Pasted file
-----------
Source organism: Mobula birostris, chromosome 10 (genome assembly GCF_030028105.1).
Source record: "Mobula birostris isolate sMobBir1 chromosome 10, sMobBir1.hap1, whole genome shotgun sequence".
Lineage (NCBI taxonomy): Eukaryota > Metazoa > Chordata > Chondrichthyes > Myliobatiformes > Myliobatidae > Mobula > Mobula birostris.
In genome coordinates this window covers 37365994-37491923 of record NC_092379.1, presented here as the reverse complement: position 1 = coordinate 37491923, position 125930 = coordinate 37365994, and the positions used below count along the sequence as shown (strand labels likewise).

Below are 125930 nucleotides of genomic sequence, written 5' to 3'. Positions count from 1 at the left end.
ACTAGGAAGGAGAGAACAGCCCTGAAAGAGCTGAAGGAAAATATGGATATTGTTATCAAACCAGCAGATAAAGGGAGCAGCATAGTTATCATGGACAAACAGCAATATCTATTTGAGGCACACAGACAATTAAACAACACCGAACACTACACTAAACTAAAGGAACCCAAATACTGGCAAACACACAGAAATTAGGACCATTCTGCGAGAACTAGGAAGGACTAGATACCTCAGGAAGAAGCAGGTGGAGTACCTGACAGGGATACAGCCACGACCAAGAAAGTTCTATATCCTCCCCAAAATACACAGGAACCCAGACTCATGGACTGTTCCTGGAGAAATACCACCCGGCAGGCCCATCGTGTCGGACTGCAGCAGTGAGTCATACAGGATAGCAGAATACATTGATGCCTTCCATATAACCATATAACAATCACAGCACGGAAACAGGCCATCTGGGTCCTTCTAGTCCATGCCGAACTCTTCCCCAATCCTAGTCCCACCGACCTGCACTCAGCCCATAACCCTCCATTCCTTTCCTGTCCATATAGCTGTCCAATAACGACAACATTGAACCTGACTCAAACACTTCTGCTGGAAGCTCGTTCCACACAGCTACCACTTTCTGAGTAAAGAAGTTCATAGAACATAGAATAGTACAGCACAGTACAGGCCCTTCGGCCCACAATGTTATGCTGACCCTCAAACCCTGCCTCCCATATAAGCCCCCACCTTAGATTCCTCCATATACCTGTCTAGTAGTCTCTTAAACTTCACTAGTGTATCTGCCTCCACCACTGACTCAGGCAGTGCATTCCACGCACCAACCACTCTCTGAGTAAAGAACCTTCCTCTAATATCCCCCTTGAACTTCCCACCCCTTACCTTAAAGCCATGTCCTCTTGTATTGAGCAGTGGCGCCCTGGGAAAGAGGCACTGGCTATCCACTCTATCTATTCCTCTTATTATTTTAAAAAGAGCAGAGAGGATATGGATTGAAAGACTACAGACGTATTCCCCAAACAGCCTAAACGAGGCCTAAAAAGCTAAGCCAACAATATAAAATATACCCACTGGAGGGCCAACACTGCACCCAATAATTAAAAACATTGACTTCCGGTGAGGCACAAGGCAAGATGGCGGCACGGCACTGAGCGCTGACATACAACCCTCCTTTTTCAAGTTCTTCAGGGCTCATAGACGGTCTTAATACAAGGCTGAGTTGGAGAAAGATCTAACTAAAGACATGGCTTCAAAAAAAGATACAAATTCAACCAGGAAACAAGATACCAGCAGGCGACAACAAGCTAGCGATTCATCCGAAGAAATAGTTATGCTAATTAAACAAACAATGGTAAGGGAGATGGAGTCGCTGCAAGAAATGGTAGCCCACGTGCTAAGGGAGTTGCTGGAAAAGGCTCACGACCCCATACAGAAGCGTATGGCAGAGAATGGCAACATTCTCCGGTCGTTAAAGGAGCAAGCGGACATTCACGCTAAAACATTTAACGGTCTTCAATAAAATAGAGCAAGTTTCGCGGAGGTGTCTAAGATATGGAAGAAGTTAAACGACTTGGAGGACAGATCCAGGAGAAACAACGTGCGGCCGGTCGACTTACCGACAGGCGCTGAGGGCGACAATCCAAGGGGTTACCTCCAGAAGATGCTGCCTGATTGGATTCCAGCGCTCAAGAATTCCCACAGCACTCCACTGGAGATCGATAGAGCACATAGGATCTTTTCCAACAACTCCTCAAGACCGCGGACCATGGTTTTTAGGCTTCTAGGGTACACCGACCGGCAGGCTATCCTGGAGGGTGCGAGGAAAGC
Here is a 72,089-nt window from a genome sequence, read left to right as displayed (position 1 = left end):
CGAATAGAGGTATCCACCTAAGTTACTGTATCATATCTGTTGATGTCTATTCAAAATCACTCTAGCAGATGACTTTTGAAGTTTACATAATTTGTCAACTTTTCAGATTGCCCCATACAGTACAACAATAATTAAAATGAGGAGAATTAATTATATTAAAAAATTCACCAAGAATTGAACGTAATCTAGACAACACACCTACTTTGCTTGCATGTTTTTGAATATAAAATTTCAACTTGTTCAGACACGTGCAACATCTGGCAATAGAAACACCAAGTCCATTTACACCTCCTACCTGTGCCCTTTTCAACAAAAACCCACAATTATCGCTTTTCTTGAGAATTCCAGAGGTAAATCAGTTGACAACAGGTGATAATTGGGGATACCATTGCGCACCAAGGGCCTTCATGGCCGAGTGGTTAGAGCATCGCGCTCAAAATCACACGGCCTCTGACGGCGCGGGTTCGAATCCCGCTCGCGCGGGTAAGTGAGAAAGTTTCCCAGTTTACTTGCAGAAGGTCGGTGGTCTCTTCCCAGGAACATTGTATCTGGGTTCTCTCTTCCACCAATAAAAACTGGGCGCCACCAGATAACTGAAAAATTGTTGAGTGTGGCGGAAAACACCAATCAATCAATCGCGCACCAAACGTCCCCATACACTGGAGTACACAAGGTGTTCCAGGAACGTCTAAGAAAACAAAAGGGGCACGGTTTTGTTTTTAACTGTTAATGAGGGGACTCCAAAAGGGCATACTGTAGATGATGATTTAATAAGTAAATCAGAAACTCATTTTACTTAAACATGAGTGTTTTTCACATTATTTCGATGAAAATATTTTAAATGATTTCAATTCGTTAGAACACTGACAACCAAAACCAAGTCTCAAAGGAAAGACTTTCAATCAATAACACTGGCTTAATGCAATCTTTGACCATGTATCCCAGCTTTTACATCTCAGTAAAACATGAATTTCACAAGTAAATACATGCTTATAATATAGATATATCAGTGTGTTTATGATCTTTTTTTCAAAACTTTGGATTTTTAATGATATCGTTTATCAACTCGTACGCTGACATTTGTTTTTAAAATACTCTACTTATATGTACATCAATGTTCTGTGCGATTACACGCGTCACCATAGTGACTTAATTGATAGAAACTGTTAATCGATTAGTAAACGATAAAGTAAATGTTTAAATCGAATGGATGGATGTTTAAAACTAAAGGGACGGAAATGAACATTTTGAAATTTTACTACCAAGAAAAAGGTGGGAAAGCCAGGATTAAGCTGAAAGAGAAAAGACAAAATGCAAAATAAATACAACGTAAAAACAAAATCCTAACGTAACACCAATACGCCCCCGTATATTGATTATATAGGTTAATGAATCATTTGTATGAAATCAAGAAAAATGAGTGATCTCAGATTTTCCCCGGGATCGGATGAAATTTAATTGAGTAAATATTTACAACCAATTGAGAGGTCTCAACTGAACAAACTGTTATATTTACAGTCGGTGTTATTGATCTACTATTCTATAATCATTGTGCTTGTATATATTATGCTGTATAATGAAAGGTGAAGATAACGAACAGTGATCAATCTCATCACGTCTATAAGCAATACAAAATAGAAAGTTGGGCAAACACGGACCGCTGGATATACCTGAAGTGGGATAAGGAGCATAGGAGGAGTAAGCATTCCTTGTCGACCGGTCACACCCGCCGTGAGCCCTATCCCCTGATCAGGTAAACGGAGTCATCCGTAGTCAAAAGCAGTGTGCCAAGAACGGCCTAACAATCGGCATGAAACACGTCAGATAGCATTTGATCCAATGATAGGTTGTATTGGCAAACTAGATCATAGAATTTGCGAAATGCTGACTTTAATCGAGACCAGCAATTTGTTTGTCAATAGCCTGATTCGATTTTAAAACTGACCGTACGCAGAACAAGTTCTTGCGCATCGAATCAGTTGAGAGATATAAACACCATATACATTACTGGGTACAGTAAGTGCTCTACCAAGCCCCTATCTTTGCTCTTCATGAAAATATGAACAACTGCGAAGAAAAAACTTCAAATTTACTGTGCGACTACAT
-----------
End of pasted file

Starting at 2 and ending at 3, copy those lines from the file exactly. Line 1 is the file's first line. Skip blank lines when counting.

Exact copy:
Source record: "Mobula birostris isolate sMobBir1 chromosome 10, sMobBir1.hap1, whole genome shotgun sequence".
Lineage (NCBI taxonomy): Eukaryota > Metazoa > Chordata > Chondrichthyes > Myliobatiformes > Myliobatidae > Mobula > Mobula birostris.